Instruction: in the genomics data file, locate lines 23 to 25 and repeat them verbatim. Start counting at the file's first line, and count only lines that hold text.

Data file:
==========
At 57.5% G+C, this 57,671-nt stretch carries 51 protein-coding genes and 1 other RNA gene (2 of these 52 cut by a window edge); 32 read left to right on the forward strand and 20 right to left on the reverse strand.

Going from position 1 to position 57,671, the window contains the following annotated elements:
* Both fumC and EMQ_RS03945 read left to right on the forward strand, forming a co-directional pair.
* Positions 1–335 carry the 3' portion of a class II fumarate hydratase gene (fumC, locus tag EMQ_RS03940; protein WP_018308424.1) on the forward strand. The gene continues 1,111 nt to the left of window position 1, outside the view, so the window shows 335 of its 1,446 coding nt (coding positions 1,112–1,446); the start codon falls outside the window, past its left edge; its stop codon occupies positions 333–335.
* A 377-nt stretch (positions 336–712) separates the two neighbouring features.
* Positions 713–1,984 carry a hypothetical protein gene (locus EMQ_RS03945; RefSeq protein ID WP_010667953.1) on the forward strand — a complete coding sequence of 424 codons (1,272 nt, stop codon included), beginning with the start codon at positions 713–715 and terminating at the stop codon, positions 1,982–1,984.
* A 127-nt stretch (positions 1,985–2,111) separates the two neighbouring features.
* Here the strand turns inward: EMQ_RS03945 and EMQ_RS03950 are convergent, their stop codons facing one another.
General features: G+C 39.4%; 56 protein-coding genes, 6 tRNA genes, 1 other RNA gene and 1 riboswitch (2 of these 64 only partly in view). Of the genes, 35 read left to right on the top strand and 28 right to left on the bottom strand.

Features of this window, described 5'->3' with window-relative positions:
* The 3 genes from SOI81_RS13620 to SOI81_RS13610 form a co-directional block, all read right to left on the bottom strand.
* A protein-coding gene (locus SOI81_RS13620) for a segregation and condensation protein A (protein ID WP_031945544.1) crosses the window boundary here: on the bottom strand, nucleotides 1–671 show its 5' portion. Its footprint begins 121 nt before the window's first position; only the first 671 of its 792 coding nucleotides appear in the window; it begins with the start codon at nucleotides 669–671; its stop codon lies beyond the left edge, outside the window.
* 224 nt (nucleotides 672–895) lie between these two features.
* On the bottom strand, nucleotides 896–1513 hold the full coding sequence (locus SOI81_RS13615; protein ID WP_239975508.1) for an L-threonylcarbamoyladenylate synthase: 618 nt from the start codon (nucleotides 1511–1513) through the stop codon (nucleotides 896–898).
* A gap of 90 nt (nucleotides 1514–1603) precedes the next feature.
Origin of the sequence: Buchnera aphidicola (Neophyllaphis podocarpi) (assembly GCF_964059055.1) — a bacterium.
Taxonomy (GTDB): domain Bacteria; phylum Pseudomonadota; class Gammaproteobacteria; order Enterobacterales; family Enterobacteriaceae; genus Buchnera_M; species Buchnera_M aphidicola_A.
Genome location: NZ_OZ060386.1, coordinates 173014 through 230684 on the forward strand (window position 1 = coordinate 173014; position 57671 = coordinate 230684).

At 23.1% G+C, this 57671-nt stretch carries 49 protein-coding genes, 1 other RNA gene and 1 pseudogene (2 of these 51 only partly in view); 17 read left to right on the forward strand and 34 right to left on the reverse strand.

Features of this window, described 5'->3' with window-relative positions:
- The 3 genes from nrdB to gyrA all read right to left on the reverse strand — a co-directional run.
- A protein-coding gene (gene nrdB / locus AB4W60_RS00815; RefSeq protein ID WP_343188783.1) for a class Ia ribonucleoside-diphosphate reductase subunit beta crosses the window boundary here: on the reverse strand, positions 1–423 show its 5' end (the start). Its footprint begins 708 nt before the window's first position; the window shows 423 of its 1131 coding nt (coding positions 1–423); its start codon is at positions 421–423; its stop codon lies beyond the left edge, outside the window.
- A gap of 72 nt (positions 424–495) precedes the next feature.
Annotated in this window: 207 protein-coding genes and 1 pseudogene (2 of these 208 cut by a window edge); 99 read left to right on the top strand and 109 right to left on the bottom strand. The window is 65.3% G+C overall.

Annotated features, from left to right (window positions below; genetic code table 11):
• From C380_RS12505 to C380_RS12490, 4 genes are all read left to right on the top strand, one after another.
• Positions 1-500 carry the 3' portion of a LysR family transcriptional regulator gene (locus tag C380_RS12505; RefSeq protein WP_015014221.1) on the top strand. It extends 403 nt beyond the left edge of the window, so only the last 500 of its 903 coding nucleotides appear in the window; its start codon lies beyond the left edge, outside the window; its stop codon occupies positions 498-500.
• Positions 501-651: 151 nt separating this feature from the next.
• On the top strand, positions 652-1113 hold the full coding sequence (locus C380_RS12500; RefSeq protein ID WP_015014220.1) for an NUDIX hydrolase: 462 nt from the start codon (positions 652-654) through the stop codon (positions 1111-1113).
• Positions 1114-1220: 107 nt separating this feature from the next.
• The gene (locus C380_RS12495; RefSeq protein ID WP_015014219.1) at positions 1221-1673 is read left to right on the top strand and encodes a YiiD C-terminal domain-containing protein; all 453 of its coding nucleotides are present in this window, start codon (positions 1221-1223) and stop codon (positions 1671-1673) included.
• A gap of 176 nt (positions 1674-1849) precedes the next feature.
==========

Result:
- A gap of 72 nt (positions 424–495) precedes the next feature.
Annotated in this window: 207 protein-coding genes and 1 pseudogene (2 of these 208 cut by a window edge); 99 read left to right on the top strand and 109 right to left on the bottom strand. The window is 65.3% G+C overall.

Annotated features, from left to right (window positions below; genetic code table 11):